The Swiss authorities have barred Geneva's Islamic Centre from hiring a Turkish imam because of doubts over the content of his teachings.This content was published on October 9, 2005 - 19:21
The justice ministry turned down an appeal from the centre's director, whose own views on the application of Islamic law are considered controversial.
Dominique Boillat, a spokesman for the Federal Migration Office, said on Sunday that the decision by the justice ministry backed up an earlier decision by immigration officials.
"Imams who work in Switzerland must defend our values or at least not be against them," said Boillat.
Hani Ramadan, the director of the centre who had sought to hire the imam, has in the past publicly defended the stoning of adulterers and has also said that Aids was a form of divine retribution against sinners.
Last year, the Swiss immigration authorities denied the Turkish imam and his Senegalese aide a residence and work permit. Ramadan, the institute's director, subsequently appealed against the decision.
The authorities can deny citizens from outside the European Union the right to work and live in Switzerland. According to new Swiss immigration guidelines immigrants must show readiness to integrate and respect the Swiss legal system.
According to Sunday's edition of the NZZ am Sonntag newspaper, about 500 mostly Turkish- and Arabic-speaking Muslims regularly visit the Islamic Centre in Geneva.
After his suspension from work as a public-school French teacher, Hani Ramadan told Swiss media that Muslims living in Europe had a duty to speak about their beliefs even if they offended others.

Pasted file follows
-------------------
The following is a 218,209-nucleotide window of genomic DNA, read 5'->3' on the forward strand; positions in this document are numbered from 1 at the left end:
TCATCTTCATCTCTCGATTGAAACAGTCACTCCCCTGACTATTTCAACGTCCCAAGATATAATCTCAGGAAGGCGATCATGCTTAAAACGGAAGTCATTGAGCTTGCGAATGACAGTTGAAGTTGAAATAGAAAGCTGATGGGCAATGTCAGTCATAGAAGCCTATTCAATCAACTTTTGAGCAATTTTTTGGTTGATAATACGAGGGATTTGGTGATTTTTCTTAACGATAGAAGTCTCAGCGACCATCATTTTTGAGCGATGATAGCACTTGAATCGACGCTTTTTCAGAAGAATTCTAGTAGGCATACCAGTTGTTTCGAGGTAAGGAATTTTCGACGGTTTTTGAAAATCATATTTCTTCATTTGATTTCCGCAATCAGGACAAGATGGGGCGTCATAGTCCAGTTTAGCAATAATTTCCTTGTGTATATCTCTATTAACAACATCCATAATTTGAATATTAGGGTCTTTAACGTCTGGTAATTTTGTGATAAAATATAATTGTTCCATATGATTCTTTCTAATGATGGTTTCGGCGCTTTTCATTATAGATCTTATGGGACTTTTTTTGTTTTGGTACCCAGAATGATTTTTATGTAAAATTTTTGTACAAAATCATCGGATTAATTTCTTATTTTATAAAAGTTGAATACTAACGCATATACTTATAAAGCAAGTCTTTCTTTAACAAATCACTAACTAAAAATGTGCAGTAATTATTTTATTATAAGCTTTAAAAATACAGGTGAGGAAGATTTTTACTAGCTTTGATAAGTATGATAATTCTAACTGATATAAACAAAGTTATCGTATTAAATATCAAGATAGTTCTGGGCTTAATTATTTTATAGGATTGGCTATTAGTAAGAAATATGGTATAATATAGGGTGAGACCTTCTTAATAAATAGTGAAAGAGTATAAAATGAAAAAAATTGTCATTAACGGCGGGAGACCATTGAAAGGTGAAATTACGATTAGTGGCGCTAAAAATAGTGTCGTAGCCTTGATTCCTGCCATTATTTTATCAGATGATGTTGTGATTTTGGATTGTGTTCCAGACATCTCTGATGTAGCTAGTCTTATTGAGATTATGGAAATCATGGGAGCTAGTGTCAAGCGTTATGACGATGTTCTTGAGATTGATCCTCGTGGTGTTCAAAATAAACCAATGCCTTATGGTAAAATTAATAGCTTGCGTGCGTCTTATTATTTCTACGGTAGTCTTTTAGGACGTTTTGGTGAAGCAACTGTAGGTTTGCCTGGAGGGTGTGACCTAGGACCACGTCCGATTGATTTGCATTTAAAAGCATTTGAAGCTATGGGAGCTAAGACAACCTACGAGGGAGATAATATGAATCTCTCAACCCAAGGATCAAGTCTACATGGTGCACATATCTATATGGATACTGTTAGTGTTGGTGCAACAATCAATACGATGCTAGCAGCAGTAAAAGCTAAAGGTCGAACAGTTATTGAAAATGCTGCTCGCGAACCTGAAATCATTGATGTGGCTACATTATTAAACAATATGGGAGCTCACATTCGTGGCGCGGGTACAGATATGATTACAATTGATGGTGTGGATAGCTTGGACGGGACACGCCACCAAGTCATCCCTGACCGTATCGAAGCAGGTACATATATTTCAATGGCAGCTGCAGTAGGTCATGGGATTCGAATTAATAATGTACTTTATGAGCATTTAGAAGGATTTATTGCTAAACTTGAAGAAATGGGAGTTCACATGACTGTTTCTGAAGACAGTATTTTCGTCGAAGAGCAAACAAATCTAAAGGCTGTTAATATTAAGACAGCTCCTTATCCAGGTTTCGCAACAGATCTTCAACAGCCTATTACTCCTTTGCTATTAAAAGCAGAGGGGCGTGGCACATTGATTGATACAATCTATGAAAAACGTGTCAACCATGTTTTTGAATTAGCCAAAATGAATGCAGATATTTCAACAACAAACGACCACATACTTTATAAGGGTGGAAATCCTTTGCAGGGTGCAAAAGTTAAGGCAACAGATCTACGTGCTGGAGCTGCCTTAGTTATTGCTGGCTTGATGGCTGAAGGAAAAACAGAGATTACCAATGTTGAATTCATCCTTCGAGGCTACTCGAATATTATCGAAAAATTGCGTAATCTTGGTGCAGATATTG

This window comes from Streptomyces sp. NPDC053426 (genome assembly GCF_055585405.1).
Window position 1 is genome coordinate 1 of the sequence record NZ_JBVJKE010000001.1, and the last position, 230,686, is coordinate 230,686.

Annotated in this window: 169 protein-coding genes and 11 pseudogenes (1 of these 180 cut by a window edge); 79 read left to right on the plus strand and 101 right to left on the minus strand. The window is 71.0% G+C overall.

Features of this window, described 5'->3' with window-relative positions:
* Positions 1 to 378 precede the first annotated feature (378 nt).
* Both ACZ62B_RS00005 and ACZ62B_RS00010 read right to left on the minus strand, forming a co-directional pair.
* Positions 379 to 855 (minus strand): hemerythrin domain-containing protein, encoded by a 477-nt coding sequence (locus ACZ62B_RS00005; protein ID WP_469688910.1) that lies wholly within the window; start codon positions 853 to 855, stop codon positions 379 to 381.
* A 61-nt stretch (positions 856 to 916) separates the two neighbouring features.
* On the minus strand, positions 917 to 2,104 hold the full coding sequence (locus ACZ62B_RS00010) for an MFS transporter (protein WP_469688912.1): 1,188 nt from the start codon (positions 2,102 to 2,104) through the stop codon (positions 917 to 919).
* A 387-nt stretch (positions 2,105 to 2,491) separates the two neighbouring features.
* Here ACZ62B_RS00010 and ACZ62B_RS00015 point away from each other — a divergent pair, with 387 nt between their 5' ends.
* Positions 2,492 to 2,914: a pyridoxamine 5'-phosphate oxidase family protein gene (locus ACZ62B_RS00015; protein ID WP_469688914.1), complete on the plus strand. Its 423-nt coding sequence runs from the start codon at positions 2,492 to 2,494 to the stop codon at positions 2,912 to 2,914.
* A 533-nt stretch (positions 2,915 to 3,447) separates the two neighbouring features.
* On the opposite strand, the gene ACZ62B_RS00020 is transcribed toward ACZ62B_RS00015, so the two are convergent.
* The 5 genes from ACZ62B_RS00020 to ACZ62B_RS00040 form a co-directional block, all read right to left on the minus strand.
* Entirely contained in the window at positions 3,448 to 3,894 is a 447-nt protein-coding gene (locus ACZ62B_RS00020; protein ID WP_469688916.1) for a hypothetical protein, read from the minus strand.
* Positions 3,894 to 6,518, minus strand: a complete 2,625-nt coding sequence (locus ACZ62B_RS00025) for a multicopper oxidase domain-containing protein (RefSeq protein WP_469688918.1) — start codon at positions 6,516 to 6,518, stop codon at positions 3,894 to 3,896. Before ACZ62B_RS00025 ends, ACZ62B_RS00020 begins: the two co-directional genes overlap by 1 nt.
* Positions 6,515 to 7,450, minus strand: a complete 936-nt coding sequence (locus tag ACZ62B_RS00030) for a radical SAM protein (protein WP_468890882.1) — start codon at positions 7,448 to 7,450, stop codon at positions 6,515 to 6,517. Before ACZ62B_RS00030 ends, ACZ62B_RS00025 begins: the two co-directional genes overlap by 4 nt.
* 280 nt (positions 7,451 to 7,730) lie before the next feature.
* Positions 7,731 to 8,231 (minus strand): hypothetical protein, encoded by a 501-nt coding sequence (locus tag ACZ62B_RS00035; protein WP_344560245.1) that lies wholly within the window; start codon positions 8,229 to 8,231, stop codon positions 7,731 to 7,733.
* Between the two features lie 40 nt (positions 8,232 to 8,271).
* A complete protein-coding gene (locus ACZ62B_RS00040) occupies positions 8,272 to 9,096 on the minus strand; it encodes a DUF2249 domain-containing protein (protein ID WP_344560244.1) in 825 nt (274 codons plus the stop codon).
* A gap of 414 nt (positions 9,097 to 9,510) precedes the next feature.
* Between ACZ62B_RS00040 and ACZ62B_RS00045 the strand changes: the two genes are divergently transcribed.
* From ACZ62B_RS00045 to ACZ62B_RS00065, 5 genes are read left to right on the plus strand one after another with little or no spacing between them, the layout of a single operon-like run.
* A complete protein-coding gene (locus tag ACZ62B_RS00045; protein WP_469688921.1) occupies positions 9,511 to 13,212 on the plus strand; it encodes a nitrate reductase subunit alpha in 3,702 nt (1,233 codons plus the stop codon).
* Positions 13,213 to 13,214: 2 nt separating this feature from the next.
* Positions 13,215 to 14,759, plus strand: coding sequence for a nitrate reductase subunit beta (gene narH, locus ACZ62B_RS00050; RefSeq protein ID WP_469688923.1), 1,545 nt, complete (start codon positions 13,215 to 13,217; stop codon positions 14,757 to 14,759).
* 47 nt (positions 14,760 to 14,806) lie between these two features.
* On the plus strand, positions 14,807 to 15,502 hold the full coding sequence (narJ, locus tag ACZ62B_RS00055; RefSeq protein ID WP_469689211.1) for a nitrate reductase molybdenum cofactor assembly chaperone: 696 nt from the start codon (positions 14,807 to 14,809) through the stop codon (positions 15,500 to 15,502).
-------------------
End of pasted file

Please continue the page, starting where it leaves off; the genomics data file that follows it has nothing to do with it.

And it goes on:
The courts have since ruled in Ramadan's favour, saying that his dismissal was unfair and demanding that Geneva's cantonal government recognise his status as a public servant and resume paying his salary.
Hani Ramadan is the brother of Islamic scholar Tariq Ramadan. The pair, both Swiss citizens, are grandsons of the founder of the Muslim Brotherhood, Egypt's now banned fundamentalist party.
Tariq Ramadan has been barred from entering the United States. He has been criticised for alleged links - which he denies - to Islamic militants. Last year the US authorities revoked his visa to teach at Notre Dame University.
He has since joined a British government task force aimed at preventing Islamic extremism.
swissinfo with agencies
Islam is Switzerland's second religion after Christianity.
The Muslim community has more than doubled over the last decade to number 300,000 people.
Around 500 people make use of Geneva's Islamic Centre on a regular basis.
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